British authorities said Thursday they had thwarted a terrorist plot to simultaneously blow up several aircraft heading to the U.S. using explosives smuggled in carry-on luggage. Heathrow was closed to most flights from Europe, and British Airways canceled all its flights Thursday between the airport and points in Britain, Europe and Libya.
Britain's Home Secretary John Reid said 21 people had been arrested in London, its suburbs and in Birmingham following a lengthy investigation, including the alleged "main players" in the plot.
Officials raised security to its highest level in Britain and banned carry-on luggage on all trans-Atlantic flights. Huge crowds formed at security barriers at London's Heathrow airport as officials searching for explosives barred nearly every form of liquid outside of baby formula.
The extreme measures at a major international aviation hub sent ripple effects throughout the world. Washington raised its threat alert to its highest level for commercial flights from Britain to the United States amid fears the plot had not been completely crushed. The alert for all flights coming or going from the United States was also raised slightly.
Two U.S. counterterrorism officials said the terrorists had targeted United Airlines, American Airlines and Continental Airlines. They spoke on condition of anonymity because of the sensitivity of the case.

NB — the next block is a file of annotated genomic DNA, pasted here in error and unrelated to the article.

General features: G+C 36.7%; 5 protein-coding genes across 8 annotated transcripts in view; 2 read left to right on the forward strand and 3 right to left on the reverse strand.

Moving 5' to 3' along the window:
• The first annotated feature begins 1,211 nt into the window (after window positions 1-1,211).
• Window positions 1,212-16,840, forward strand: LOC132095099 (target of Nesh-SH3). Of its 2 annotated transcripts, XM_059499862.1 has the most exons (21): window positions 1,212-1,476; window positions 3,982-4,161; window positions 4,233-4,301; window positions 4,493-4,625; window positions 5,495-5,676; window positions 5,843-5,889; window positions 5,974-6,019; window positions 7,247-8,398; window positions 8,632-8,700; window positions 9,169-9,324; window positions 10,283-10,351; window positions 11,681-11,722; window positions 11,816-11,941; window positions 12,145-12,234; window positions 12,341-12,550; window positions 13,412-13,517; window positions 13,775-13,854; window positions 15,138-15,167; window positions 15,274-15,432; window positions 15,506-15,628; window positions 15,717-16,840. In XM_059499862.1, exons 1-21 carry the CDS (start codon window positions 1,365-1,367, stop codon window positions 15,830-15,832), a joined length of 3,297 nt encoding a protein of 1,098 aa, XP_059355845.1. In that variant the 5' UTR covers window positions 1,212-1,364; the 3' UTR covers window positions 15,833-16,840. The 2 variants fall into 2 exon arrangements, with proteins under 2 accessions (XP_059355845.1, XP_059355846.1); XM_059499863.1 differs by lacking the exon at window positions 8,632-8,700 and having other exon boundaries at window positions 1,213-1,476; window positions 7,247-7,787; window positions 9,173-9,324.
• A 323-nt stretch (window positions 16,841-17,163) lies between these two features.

A U.S. intelligence official said the plotters had hoped to target flights to major airports in New York, Washington and California, all major summer tourist destinations.
The suspects were "homegrown," though it was not immediately clear if they were all British citizens, said a police official who spoke on condition of anonymity because of the sensitivity of the case. Police were working closely with the South Asian community, the official said.
The official said the plotters intended to simultaneously target multiple planes bound for the United States.
"We think this was an extraordinarily serious plot and we are confident that we've prevented and attempt to committee mass murder on an unimaginable scale," Deputy Commissioner Paul Stephenson said.
London's Heathrow airport was the departure point for a devastating terrorist attack on a Pan Am airplane on Dec. 21, 1988. The blast over Lockerbie, Scotland, killed all 259 people aboard Pan Am Flight 103 and 11 people on the ground.
The explosive was hidden in a portable radio which was hidden in checked baggage.
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